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Jul 30

Where have all the black men gone? part 1 of 3

Part One of a Three-Part Series
Amber Vaughan

Last Thursday and Friday, The Florida Council on the Social Status of Black Men and Boys convened at City Hall. Upon the invite of Pensacola City Councilman John Jerralds, the two-day event began with a business meeting in which council members voted on the best way  to effectively attack the situation in Pensacola.
The Council’s Chairman Eddy Regnier noted, looking across the state of Florida, African-American males have higher incarceration rates than any other group, are highly represented in the criminal justice system and are under-represented in employment; an observation made not just by those in the African-American community.
Speaking at Movement for Change’s last banquet in June, Alistair McKenzie, a Caucasian male asserted, “I wanted to tell you how There are more African-Americans under correctional control and jail, prison or probation – currently, than were ever held as slaves, prior to the Civil War in the United States.”
He continued, “…I wanted to tell you about the fact that a black child born today is less likely to be raised by both parents, than a black child born during slavery.  A main cause to the disintegration of the African-American family is due in large to the mass imprisonment of black fathers.”
According to the 2011 annual report released by  The Florida Council on the Social Status of Black Men and Boys: Of the 9,213,668 males living in the state of Florida, black males make up approximately, 15 percent of the population, yet account for 46 percent of the prison population.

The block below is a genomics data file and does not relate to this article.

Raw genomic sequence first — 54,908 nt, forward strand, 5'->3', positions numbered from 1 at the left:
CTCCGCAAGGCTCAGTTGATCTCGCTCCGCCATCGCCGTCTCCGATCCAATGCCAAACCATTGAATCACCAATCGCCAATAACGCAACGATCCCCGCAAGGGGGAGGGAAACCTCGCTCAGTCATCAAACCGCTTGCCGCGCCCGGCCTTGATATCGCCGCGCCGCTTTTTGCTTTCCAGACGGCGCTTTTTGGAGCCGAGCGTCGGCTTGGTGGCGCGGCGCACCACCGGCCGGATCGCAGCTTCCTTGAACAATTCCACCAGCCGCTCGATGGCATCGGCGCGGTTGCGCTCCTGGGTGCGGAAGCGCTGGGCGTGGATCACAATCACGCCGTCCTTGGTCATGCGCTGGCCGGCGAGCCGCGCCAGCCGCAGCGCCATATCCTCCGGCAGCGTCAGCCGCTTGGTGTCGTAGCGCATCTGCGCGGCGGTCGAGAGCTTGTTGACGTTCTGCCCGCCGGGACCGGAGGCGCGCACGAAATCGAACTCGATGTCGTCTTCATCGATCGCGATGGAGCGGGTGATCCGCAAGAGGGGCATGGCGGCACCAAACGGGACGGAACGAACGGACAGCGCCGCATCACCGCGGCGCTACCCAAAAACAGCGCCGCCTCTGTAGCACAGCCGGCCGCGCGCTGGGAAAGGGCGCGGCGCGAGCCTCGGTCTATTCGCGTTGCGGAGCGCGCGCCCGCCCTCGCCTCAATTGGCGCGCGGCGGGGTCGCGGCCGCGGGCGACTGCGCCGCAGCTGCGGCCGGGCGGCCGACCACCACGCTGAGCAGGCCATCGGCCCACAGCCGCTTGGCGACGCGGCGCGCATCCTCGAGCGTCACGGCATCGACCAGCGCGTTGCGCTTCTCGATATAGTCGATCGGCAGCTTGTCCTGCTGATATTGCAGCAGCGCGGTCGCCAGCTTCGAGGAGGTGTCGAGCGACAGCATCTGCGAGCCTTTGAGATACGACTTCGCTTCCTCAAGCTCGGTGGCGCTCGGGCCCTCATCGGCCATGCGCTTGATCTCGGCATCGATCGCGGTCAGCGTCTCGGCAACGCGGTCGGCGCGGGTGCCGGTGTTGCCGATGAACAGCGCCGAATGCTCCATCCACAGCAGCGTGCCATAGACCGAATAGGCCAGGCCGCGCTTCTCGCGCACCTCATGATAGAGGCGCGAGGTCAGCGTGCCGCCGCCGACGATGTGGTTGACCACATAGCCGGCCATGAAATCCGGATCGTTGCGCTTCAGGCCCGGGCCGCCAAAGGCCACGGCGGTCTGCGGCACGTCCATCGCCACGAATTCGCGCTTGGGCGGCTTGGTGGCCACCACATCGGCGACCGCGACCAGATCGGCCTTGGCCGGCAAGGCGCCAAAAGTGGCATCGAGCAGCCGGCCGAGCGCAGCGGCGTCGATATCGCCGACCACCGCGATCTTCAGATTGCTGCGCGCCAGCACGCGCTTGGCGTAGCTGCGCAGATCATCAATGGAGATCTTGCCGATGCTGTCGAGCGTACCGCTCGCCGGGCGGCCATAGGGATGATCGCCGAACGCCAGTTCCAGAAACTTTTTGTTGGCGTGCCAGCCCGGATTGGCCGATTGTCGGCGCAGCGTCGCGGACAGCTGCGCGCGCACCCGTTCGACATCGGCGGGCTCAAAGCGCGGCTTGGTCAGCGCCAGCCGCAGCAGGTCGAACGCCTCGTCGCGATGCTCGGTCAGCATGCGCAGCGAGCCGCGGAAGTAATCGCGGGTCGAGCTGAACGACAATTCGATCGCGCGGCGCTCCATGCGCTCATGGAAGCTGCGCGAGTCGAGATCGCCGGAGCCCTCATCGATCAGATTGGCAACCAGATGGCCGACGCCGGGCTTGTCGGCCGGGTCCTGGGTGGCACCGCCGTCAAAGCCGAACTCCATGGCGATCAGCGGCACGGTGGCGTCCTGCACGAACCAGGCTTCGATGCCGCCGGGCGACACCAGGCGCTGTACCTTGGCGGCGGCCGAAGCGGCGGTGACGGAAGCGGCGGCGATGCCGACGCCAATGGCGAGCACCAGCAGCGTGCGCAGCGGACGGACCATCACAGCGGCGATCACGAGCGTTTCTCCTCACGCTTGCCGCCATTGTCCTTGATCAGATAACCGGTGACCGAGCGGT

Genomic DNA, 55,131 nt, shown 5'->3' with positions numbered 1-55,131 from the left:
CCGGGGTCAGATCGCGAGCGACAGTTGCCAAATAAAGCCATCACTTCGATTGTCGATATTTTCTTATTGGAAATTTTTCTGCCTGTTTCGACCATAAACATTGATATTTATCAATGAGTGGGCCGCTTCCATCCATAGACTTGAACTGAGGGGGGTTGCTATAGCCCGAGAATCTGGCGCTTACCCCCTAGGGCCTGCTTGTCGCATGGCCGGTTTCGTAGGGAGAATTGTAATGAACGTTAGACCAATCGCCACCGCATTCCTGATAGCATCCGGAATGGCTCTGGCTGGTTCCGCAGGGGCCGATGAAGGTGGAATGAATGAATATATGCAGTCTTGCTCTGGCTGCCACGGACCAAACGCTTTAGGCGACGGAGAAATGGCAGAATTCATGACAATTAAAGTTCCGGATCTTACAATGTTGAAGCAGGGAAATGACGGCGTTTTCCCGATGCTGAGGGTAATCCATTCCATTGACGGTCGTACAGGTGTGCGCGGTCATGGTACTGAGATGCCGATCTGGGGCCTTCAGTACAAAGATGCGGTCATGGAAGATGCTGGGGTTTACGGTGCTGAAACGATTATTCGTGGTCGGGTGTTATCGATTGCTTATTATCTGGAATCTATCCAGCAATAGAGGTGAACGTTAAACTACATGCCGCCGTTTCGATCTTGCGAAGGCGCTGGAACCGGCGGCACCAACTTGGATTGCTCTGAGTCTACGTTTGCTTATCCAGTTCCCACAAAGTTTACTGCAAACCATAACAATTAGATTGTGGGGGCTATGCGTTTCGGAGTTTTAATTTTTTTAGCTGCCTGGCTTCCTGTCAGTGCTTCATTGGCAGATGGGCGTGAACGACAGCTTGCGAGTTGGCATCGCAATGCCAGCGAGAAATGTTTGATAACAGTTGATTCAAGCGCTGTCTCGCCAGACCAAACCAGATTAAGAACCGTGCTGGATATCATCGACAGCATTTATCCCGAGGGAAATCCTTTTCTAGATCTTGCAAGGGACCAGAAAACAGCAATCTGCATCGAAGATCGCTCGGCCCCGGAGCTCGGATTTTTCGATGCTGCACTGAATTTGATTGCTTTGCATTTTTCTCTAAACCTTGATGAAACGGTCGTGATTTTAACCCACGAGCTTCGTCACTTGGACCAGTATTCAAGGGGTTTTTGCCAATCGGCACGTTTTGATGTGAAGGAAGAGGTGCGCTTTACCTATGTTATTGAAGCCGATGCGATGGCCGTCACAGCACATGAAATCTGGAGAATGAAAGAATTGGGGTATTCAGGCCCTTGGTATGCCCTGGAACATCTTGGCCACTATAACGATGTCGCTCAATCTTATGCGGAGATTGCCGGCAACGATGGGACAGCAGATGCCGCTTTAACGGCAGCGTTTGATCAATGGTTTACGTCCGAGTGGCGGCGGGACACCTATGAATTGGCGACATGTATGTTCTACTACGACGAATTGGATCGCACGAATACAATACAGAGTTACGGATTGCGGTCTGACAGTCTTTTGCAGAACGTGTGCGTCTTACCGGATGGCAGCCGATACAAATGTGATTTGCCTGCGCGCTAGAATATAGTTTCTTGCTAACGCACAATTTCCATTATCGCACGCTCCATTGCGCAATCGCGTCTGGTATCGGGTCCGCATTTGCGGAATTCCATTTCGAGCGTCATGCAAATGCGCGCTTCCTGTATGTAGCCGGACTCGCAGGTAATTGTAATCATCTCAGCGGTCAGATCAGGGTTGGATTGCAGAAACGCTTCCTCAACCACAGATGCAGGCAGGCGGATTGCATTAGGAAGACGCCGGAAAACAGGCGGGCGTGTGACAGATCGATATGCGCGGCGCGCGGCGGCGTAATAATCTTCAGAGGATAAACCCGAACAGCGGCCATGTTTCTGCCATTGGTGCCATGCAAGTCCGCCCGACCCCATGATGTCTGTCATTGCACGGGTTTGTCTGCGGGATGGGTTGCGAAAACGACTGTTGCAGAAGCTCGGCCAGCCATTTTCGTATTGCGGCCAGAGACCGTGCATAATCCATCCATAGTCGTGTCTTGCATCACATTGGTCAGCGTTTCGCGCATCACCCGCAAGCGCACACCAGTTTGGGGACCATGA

“The work of the council is to investigate the disparity against black men and boys, “said Council Chairman, Eddy Regnier.
“It is our charge to investigate and research the disparities that black men and boys face throughout the state of Florida and then to bring that information to lawmakers and interested parties – partnering with community organizations and elected officials to create change, ” Regnier remarked.
Although Regnier mentioned the importance of involvement from other state agencies, the event was sparsely attended by city officials, most noticeably absent:  Mayor Ashton Hayward and Super Intendant of Schools, Malcolm Thomas.
Pensacola Police Chief Chip Simmons who was in attendance to make a presentation on the council’s final day, said although he could not account for the absence of others, he was in agreement with Regnier .
“We find it important for the improved social status [of black men and boys] because it gives individuals options, it gives them a chance to reach their full potential and we believe…that this is such a monumental task, we think that not one entity can handle it on their own.”

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